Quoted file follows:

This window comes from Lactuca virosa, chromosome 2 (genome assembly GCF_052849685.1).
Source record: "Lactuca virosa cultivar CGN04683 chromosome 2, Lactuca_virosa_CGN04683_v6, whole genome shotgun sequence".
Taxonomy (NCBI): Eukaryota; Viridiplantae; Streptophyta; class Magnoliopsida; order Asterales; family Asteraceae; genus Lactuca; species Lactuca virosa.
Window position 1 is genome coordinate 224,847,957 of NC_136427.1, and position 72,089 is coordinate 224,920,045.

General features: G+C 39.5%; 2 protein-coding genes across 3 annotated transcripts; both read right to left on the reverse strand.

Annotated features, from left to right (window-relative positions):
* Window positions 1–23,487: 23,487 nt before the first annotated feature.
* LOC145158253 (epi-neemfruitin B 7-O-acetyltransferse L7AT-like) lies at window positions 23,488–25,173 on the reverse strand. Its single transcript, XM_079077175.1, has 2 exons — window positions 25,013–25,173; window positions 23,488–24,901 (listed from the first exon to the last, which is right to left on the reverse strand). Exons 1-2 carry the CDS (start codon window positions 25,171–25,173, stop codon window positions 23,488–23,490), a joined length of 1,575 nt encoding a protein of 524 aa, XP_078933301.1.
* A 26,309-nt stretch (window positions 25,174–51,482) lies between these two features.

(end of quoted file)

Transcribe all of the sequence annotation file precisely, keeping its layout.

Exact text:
This window comes from Lactuca virosa, chromosome 2 (genome assembly GCF_052849685.1).
Source record: "Lactuca virosa cultivar CGN04683 chromosome 2, Lactuca_virosa_CGN04683_v6, whole genome shotgun sequence".
Taxonomy (NCBI): Eukaryota; Viridiplantae; Streptophyta; class Magnoliopsida; order Asterales; family Asteraceae; genus Lactuca; species Lactuca virosa.
Window position 1 is genome coordinate 224,847,957 of NC_136427.1, and position 72,089 is coordinate 224,920,045.

General features: G+C 39.5%; 2 protein-coding genes across 3 annotated transcripts; both read right to left on the reverse strand.

Annotated features, from left to right (window-relative positions):
* Window positions 1–23,487: 23,487 nt before the first annotated feature.
* LOC145158253 (epi-neemfruitin B 7-O-acetyltransferse L7AT-like) lies at window positions 23,488–25,173 on the reverse strand. Its single transcript, XM_079077175.1, has 2 exons — window positions 25,013–25,173; window positions 23,488–24,901 (listed from the first exon to the last, which is right to left on the reverse strand). Exons 1-2 carry the CDS (start codon window positions 25,171–25,173, stop codon window positions 23,488–23,490), a joined length of 1,575 nt encoding a protein of 524 aa, XP_078933301.1.
* A 26,309-nt stretch (window positions 25,174–51,482) lies between these two features.